Recently I had the privilege of joining a panel on Purpose, speaking alongside Sally Allan, CMO at Wealthify and Robin Nuttall, Partner and specialist in ESG at McKinsey.
As a change comms specialist, where much of my work involves influencing behaviour in organisations, I felt that “positive action” means addressing the “say, do” gap. Because, stating a Purpose is not the same as being purposeful.
BrewDog is a great example of an organisation not acting on its Purpose promises. In the summer, ex-employees came together calling themselves “Punks with Purpose” – Punks being a term widely used within Brewdog - to whistle-blow on the company’s toxic culture and the gap of what they were saying vs. doing, causing a severe knock to their reputation. Punks with Purpose is now an activist organisation turning to other toxic brands.
When organisations begin their Purpose-led journey, they’ll typically start by defining their Purpose statement.
For one of our clients, it was about: How to get 15,000 people, working across world, to understand the Purpose deeply enough - individually and collectively - so that they know what to do and most importantly, want to take action?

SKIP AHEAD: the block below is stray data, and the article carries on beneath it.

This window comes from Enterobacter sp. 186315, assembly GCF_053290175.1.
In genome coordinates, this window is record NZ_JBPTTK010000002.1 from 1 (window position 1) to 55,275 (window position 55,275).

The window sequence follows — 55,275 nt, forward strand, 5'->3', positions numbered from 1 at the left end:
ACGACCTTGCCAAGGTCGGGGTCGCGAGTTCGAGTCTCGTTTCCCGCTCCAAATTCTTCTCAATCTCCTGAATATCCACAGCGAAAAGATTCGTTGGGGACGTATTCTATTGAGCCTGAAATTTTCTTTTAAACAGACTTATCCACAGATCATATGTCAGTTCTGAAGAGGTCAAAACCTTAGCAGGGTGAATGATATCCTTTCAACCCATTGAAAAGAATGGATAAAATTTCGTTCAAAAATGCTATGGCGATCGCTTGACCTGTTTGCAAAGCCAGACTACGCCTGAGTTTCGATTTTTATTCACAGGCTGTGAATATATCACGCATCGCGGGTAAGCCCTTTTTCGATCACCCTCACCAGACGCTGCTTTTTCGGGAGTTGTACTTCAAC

The answer lies in understanding human behaviour - how we’re influenced by both rational and emotive levers before we can take action and ‘do’.
Interestingly, one hot question asked at the event, was; “What are the frequent barriers to the ‘say-do’ purpose gap?”
Paul Polman – the ex-CEO of Unilever renowned for kick starting Purpose-led commercial businesses - was once asked what’s needed for Purpose driven organisations. He said, courage.
Leaders need courage, determination and conviction to see their Purpose promises through.
In summary, stating purpose and being purposeful are not the same thing. Behaviour change does have a big role to fill that ‘say, do’ gap!